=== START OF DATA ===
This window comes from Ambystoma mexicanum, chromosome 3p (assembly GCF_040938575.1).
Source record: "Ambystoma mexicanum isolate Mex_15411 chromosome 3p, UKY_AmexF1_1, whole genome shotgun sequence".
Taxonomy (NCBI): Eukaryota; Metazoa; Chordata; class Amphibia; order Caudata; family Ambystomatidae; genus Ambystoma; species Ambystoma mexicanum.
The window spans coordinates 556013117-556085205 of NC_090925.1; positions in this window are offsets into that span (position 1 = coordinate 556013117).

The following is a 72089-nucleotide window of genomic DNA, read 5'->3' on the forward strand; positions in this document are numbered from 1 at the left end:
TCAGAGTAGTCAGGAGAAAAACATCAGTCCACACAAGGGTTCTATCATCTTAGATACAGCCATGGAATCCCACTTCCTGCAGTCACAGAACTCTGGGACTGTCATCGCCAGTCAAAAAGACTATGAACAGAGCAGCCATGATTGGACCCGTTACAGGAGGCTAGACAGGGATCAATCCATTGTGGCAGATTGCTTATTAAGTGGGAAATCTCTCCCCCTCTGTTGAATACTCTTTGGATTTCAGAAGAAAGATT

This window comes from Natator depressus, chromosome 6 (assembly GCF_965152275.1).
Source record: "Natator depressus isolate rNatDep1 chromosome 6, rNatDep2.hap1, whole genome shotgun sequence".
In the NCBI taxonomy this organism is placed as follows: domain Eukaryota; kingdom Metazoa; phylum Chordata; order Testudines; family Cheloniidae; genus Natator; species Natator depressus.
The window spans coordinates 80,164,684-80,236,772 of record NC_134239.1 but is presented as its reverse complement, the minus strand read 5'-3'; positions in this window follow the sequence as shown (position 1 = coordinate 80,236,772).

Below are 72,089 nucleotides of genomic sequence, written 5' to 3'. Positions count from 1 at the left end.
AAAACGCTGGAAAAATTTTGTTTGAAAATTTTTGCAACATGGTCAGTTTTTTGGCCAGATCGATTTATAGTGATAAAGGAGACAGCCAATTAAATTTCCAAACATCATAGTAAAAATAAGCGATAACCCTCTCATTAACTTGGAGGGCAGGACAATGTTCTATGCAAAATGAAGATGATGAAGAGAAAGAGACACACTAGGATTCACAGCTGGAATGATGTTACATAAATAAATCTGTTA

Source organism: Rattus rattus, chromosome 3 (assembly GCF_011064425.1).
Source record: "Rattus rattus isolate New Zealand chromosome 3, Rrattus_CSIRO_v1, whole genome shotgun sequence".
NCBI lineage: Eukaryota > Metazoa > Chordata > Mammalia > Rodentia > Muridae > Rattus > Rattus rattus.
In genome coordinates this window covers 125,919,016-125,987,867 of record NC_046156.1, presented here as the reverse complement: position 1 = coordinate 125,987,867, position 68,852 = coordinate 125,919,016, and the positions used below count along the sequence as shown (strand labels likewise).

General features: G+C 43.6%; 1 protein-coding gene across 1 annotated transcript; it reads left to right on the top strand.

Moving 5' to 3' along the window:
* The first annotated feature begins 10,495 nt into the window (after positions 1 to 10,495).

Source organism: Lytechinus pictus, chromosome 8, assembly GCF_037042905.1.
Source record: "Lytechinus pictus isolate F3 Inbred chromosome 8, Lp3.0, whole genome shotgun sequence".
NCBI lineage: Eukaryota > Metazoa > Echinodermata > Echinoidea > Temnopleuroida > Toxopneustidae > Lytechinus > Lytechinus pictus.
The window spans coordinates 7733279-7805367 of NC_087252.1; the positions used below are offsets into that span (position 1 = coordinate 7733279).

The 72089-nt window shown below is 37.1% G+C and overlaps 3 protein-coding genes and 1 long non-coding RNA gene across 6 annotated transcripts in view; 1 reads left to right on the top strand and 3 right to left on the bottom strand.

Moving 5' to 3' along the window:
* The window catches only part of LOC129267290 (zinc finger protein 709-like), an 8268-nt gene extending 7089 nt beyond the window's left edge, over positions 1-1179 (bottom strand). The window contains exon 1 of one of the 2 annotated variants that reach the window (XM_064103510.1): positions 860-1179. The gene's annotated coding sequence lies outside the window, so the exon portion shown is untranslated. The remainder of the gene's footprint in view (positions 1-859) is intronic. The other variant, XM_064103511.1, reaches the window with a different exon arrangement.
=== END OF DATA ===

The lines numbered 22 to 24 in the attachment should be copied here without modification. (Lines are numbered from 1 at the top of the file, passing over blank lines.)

NCBI lineage: Eukaryota > Metazoa > Echinodermata > Echinoidea > Temnopleuroida > Toxopneustidae > Lytechinus > Lytechinus pictus.
The window spans coordinates 7733279-7805367 of NC_087252.1; the positions used below are offsets into that span (position 1 = coordinate 7733279).

The 72089-nt window shown below is 37.1% G+C and overlaps 3 protein-coding genes and 1 long non-coding RNA gene across 6 annotated transcripts in view; 1 reads left to right on the top strand and 3 right to left on the bottom strand.